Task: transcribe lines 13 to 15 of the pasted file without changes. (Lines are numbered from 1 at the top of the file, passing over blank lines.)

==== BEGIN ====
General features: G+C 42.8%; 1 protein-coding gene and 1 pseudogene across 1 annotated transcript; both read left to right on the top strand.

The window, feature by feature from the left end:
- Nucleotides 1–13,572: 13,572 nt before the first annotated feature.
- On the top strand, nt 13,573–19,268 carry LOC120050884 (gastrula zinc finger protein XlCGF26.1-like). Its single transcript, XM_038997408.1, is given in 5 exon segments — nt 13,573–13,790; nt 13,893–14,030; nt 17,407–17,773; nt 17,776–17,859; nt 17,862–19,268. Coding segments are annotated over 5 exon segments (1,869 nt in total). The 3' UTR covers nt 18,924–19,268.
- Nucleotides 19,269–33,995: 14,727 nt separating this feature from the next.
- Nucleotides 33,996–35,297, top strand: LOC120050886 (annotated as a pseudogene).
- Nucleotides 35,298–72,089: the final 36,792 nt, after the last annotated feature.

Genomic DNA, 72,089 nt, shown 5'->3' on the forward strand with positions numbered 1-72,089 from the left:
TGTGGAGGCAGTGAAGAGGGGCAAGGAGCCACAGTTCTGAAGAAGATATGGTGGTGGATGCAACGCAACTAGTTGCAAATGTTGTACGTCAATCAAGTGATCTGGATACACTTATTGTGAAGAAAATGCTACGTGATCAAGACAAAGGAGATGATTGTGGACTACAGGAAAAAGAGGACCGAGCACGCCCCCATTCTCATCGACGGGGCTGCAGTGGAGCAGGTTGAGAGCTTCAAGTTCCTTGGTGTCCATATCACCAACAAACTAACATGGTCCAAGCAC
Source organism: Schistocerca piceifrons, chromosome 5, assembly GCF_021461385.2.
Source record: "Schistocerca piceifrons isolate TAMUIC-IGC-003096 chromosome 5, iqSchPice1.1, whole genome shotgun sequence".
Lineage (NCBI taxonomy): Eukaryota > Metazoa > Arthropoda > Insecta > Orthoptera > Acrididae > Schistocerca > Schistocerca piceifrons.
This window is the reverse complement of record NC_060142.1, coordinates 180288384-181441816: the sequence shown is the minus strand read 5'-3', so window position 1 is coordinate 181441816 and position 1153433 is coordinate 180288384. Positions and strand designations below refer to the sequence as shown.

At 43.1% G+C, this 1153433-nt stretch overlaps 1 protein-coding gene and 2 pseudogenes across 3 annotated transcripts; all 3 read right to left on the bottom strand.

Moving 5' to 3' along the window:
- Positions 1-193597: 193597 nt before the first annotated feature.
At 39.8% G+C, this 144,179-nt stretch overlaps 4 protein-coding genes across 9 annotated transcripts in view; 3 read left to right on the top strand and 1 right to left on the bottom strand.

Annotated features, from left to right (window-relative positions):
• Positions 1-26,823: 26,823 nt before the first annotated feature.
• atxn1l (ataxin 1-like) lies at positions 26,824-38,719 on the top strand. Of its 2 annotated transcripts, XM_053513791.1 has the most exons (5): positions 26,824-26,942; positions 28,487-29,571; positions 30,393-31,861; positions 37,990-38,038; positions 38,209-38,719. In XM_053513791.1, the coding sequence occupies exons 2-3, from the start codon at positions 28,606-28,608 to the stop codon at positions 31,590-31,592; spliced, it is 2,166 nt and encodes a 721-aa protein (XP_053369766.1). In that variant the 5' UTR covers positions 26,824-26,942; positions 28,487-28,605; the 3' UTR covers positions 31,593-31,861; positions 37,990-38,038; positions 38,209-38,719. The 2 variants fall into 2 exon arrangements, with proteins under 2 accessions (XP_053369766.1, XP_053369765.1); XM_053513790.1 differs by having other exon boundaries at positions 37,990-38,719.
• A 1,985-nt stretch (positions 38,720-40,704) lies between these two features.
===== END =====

This window is the reverse complement of record NC_060142.1, coordinates 180288384-181441816: the sequence shown is the minus strand read 5'-3', so window position 1 is coordinate 181441816 and position 1153433 is coordinate 180288384. Positions and strand designations below refer to the sequence as shown.

At 43.1% G+C, this 1153433-nt stretch overlaps 1 protein-coding gene and 2 pseudogenes across 3 annotated transcripts; all 3 read right to left on the bottom strand.

Moving 5' to 3' along the window: